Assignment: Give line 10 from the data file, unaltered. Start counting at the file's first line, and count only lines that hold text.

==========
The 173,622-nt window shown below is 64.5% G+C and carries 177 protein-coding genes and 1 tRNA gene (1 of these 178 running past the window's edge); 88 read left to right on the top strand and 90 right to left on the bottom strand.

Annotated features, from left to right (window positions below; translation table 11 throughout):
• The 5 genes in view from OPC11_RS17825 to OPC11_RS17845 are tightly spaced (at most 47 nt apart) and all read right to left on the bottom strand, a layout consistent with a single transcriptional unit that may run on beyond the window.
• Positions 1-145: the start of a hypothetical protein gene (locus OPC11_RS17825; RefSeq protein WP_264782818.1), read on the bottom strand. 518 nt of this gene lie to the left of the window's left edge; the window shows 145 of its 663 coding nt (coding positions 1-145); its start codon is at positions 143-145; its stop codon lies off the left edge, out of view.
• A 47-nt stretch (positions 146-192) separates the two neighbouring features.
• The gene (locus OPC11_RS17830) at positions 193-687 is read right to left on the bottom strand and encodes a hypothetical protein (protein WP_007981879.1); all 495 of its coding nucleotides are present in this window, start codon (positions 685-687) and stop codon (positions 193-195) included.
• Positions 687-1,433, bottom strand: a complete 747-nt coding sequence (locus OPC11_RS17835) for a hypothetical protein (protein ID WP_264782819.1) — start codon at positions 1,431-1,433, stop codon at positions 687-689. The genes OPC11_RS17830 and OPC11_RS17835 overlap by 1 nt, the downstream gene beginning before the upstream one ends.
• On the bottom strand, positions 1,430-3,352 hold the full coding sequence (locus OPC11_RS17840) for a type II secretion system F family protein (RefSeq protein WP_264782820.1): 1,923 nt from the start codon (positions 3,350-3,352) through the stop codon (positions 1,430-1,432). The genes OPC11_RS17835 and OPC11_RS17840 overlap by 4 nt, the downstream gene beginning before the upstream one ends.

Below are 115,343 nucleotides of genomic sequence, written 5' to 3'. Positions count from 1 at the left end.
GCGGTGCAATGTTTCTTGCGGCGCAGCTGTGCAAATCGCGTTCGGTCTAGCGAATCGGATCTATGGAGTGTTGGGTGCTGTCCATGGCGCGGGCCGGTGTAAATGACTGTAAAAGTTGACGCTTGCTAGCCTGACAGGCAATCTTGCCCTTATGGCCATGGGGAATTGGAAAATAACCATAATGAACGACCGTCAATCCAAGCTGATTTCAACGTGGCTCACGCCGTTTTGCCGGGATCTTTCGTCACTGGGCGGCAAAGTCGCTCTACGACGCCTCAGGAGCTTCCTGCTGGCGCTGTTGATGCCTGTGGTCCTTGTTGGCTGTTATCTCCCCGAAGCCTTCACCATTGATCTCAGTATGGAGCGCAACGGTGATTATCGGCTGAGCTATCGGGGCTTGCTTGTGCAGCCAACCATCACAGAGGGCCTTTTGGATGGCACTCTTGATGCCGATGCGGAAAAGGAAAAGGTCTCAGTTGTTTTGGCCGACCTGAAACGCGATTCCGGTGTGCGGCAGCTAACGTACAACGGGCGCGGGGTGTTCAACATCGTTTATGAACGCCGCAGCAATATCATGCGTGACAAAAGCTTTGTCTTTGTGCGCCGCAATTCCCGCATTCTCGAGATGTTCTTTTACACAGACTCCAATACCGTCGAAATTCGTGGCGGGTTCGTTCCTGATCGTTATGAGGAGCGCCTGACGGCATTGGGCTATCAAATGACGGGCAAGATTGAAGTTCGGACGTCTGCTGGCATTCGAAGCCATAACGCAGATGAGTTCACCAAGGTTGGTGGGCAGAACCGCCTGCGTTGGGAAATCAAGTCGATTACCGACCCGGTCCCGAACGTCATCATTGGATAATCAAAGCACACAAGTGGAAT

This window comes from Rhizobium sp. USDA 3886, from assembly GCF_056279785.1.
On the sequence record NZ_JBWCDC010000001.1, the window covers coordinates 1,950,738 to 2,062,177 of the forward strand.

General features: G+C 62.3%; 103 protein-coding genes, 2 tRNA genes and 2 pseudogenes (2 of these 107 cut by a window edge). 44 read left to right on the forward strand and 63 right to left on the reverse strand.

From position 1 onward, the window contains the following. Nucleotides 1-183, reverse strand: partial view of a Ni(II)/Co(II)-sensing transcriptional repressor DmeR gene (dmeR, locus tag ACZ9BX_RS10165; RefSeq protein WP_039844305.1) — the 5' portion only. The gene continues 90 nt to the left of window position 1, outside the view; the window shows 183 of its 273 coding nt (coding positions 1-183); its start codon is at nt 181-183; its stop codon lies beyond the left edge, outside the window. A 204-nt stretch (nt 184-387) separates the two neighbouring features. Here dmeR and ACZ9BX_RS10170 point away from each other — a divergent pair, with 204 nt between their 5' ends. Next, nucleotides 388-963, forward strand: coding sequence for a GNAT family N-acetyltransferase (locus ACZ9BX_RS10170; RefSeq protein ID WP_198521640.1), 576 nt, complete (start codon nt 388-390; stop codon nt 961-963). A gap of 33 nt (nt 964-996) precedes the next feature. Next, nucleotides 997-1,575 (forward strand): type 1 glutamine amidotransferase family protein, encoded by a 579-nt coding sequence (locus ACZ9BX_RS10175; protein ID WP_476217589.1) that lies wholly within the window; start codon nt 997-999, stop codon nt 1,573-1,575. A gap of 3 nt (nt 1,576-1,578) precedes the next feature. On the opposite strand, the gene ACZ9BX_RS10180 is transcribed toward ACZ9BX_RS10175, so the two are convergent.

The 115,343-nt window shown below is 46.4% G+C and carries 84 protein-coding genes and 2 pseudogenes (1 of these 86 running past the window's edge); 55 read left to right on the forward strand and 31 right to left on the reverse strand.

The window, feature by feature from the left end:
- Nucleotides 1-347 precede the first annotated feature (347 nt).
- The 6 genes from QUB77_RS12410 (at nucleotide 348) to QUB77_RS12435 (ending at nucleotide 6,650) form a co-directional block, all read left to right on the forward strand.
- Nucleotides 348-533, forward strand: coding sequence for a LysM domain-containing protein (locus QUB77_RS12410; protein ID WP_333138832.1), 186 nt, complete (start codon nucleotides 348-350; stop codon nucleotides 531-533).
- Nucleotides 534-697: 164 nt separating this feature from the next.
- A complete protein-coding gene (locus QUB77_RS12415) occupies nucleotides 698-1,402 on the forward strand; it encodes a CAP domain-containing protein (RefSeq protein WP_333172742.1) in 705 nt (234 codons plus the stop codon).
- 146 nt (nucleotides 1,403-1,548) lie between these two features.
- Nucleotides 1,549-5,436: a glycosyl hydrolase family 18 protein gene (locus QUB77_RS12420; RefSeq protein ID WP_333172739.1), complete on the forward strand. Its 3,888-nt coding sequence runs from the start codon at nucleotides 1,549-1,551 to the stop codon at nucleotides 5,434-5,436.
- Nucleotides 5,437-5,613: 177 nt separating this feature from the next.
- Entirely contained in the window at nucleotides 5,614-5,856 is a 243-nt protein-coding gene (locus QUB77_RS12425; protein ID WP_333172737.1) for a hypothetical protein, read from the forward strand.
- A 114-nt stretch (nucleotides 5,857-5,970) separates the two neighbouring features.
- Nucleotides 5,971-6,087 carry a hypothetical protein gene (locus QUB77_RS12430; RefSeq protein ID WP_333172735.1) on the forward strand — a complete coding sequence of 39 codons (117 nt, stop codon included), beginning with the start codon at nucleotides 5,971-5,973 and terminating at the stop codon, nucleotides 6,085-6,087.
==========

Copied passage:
GCGGTGCAATGTTTCTTGCGGCGCAGCTGTGCAAATCGCGTTCGGTCTAGCGAATCGGATCTATGGAGTGTTGGGTGCTGTCCATGGCGCGGGCCGGTGTAAATGACTGTAAAAGTTGACGCTTGCTAGCCTGACAGGCAATCTTGCCCTTATGGCCATGGGGAATTGGAAAATAACCATAATGAACGACCGTCAATCCAAGCTGATTTCAACGTGGCTCACGCCGTTTTGCCGGGATCTTTCGTCACTGGGCGGCAAAGTCGCTCTACGACGCCTCAGGAGCTTCCTGCTGGCGCTGTTGATGCCTGTGGTCCTTGTTGGCTGTTATCTCCCCGAAGCCTTCACCATTGATCTCAGTATGGAGCGCAACGGTGATTATCGGCTGAGCTATCGGGGCTTGCTTGTGCAGCCAACCATCACAGAGGGCCTTTTGGATGGCACTCTTGATGCCGATGCGGAAAAGGAAAAGGTCTCAGTTGTTTTGGCCGACCTGAAACGCGATTCCGGTGTGCGGCAGCTAACGTACAACGGGCGCGGGGTGTTCAACATCGTTTATGAACGCCGCAGCAATATCATGCGTGACAAAAGCTTTGTCTTTGTGCGCCGCAATTCCCGCATTCTCGAGATGTTCTTTTACACAGACTCCAATACCGTCGAAATTCGTGGCGGGTTCGTTCCTGATCGTTATGAGGAGCGCCTGACGGCATTGGGCTATCAAATGACGGGCAAGATTGAAGTTCGGACGTCTGCTGGCATTCGAAGCCATAACGCAGATGAGTTCACCAAGGTTGGTGGGCAGAACCGCCTGCGTTGGGAAATCAAGTCGATTACCGACCCGGTCCCGAACGTCATCATTGGATAATCAAAGCACACAAGTGGAAT